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The microfilament system and malignancy
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2008 (English)In: Seminars in Cancer Biology, ISSN 1044-579X, E-ISSN 1096-3650, Vol. 18, no 1, 2-11 p.Article, review/survey (Refereed) Published
Abstract [en]

Increased motile activity, increased rate of cell proliferation and removal of growth inhibiting cell-cell contacts are hallmarks of tumorigenesis. Activation of cell motility and migration is caused by activation of receptors, turning on the growth cycle. Increased expression of metalloproteinases, breaking cell:cell contacts and organ confines, allows the spread of malignant cancer cells to other sites in the organism. It has become increasingly clear that most transmembrane proteins (growth factor receptors, adhesion proteins and ion channels) are either permanently or transiently associated with the sub-membraneous system of actin microfilaments (MF), whose force generating capacity they control. Although there has been great progress in our understanding of the physiological importance of the MF-system, as will be exemplified in this issue of SCB, many aspects of actin microfilament formation and its regulation are still unclear. Redox control of the actin (MF)-system in cell motility and migration and its perturbations in pathophysiology, including cancer, is an emerging field of research.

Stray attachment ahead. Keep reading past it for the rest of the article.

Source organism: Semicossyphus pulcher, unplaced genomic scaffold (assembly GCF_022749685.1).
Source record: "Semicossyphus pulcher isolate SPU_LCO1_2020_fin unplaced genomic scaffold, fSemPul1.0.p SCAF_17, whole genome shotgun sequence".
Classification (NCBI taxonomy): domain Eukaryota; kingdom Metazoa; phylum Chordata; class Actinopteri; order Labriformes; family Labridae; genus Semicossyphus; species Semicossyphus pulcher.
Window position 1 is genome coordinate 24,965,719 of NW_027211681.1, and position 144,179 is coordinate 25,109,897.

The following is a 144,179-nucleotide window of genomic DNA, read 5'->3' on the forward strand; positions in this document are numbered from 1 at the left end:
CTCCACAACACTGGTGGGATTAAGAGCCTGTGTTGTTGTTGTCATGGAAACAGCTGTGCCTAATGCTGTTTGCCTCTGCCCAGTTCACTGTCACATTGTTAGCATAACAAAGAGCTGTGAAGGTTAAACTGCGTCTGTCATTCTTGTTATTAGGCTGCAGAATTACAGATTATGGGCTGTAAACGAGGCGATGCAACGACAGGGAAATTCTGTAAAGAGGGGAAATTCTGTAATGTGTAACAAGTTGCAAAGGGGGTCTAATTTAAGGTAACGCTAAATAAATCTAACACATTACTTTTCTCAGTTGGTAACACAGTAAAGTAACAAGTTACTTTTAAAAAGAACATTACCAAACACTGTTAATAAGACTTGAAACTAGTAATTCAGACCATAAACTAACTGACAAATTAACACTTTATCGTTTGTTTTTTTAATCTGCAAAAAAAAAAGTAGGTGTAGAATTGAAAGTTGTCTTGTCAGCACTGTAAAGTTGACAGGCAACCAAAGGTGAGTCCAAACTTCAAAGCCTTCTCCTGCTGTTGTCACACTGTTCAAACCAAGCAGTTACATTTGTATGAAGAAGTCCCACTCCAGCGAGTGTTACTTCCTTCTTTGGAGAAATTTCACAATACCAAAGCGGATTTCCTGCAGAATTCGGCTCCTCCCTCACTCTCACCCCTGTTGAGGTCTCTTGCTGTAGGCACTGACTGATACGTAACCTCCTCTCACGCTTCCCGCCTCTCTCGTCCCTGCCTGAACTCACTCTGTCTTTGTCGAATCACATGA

Place, publisher, year, edition, pages
2008. Vol. 18, no 1, 2-11 p.
Keyword [en]
actin microfilament system, phosphoinositide cycle, cell motility cycle, reactive oxygen species, cancerogenesis
National Category
Medical and Health Sciences
URN: urn:nbn:se:uu:diva-142442DOI: 10.1016/j.semcancer.2007.10.002ISI: 000253064200002PubMedID: 18024149OAI: oai:DiVA.org:uu-142442DiVA: diva2:387401
Available from: 2011-01-14 Created: 2011-01-14 Last updated: 2011-01-14Bibliographically approved

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